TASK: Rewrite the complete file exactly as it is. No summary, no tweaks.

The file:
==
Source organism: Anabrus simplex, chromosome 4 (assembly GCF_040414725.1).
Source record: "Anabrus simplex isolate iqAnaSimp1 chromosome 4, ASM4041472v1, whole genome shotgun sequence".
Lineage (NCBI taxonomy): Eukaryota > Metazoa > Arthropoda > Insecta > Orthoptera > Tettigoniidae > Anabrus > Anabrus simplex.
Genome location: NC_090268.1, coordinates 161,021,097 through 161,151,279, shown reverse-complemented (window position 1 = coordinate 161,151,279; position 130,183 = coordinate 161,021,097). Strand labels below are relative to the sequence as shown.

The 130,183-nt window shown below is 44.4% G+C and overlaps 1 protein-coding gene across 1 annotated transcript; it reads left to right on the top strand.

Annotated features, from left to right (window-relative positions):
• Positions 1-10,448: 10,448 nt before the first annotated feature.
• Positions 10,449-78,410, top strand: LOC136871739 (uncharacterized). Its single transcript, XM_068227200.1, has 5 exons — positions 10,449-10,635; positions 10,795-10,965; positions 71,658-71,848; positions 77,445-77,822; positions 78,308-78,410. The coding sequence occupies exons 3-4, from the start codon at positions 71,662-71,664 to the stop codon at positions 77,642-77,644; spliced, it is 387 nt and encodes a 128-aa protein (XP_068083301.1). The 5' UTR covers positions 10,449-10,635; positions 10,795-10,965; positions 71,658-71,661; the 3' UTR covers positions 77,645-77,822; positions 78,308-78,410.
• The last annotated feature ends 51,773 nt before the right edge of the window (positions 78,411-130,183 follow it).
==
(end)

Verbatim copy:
Source organism: Anabrus simplex, chromosome 4 (assembly GCF_040414725.1).
Source record: "Anabrus simplex isolate iqAnaSimp1 chromosome 4, ASM4041472v1, whole genome shotgun sequence".
Lineage (NCBI taxonomy): Eukaryota > Metazoa > Arthropoda > Insecta > Orthoptera > Tettigoniidae > Anabrus > Anabrus simplex.
Genome location: NC_090268.1, coordinates 161,021,097 through 161,151,279, shown reverse-complemented (window position 1 = coordinate 161,151,279; position 130,183 = coordinate 161,021,097). Strand labels below are relative to the sequence as shown.

The 130,183-nt window shown below is 44.4% G+C and overlaps 1 protein-coding gene across 1 annotated transcript; it reads left to right on the top strand.

Annotated features, from left to right (window-relative positions):
• Positions 1-10,448: 10,448 nt before the first annotated feature.
• Positions 10,449-78,410, top strand: LOC136871739 (uncharacterized). Its single transcript, XM_068227200.1, has 5 exons — positions 10,449-10,635; positions 10,795-10,965; positions 71,658-71,848; positions 77,445-77,822; positions 78,308-78,410. The coding sequence occupies exons 3-4, from the start codon at positions 71,662-71,664 to the stop codon at positions 77,642-77,644; spliced, it is 387 nt and encodes a 128-aa protein (XP_068083301.1). The 5' UTR covers positions 10,449-10,635; positions 10,795-10,965; positions 71,658-71,661; the 3' UTR covers positions 77,645-77,822; positions 78,308-78,410.
• The last annotated feature ends 51,773 nt before the right edge of the window (positions 78,411-130,183 follow it).